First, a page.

|Title||The conflictual governance of street experiments, between austerity and post-politics|
|Authors||Verlinghieri, E., Brovarone, E.V. and Staricco, L.|
Car dependency greatly contributes to the climate crisis and the corrosion of public space. In response, cities are introducing pedestrianisation, cycle lanes or tactical urban interventions aimed at repurposing streets for other road users. Framed as ‘experiments’, these reallocations of street space disrupt traditional transport planning procedures, often with promising results in promoting active travel. They are also associated with deep conflicts and criticism, especially by citizens defending the right to drive. Despite their ability to stop experiments, such conflicts have been little explored in the debates about experimentation and automobility. Similarly, street experiments have in most cases been uncritically embraced as a panacea for urban mobility problems, with little attention paid to experimentation as an expression of austerity urbanism. This paper aims to deepen our understanding of street experiments and their relationship to automobility by contextualising their conflictual unfolding as an expression of post-political planning in the age of austerity urbanism. Through a critical examination of the Torino Mobility Lab, a collaborative pedestrianisation experiment in Torino, we show how the governance-beyond-state setup of such projects masks a complex and contested coexistence of different meanings and processes for reimagining urban mobility and public space. We show how conflicts emerge embedded in the problematic and post-political governance of transport experiments. Nested within austerity urbanism, the experiment remains limited in its ability to create healthy spaces for participation. We conclude by highlighting the limitations and contradictions of attempts to overcome car dependency embedded in post-political frameworks and neoliberal-austerity planning practices.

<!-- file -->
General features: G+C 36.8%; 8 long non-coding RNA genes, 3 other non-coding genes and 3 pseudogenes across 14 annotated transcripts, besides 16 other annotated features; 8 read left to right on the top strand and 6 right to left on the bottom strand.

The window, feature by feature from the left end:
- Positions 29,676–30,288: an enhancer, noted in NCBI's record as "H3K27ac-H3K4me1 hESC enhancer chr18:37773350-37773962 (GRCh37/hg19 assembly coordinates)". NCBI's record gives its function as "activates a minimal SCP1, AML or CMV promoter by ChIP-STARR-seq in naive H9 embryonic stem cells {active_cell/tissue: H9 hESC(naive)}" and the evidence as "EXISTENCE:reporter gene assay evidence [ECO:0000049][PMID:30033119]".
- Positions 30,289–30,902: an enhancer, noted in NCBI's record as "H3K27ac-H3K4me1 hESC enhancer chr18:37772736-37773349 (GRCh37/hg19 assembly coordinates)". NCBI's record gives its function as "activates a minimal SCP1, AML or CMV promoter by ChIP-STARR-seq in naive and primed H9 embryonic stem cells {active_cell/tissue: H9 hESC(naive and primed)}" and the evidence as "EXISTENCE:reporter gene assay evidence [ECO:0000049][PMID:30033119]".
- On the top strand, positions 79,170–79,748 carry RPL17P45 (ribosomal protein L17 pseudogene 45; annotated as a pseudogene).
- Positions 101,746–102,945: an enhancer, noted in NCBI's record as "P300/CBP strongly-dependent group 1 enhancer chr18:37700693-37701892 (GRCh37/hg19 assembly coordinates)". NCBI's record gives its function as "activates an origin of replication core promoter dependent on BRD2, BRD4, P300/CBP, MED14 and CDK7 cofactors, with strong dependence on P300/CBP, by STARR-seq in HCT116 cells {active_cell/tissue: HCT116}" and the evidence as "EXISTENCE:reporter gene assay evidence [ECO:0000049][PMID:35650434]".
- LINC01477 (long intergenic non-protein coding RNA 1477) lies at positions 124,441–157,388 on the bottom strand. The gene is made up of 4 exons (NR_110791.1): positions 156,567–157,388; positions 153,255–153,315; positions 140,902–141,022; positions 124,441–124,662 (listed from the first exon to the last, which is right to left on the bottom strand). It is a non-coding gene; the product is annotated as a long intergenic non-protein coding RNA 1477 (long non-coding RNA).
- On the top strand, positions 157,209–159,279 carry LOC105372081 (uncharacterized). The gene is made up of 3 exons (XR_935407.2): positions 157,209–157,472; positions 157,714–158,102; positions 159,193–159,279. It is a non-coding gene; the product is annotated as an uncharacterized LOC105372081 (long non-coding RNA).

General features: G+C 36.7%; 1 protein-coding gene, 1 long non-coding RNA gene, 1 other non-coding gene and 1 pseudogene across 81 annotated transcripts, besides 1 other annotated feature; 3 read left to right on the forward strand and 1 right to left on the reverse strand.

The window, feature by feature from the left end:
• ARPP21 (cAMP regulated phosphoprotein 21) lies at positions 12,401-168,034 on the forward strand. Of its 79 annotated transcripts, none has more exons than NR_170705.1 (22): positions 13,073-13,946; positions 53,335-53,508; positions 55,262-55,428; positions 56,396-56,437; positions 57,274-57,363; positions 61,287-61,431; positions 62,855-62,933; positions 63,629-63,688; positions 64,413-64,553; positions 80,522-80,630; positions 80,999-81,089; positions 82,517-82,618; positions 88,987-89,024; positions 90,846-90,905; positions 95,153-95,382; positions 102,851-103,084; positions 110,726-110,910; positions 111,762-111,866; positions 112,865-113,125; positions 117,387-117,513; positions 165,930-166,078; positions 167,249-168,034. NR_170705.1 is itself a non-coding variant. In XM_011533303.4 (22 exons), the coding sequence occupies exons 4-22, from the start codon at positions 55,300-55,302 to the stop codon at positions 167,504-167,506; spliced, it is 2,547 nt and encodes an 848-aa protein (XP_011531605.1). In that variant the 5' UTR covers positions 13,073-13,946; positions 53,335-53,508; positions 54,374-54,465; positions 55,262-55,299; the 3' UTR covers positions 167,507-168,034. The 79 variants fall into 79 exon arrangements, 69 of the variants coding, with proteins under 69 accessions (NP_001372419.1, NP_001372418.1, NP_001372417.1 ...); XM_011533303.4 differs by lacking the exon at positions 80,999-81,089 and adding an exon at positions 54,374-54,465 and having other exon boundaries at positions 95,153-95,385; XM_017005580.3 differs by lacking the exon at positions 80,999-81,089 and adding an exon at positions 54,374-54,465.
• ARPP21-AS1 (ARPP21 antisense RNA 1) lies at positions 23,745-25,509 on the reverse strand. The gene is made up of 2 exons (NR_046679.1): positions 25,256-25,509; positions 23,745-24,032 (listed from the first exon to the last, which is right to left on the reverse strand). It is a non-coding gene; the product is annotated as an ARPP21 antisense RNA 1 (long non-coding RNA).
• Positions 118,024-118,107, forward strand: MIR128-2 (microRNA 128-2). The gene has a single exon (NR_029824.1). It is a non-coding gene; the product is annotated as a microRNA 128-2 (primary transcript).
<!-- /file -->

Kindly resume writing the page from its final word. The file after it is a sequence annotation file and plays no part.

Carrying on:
|Keywords||austerity, pedestrianisation, post-political, street experiments, transport governance|
|Article number||Online First|
|Digital Object Identifier (DOI)||https://doi.org/10.1177/00420980231193860|
|Web address (URL)||https://doi.org/10.1177/00420980231193860|
|Published online||08 Sep 2023|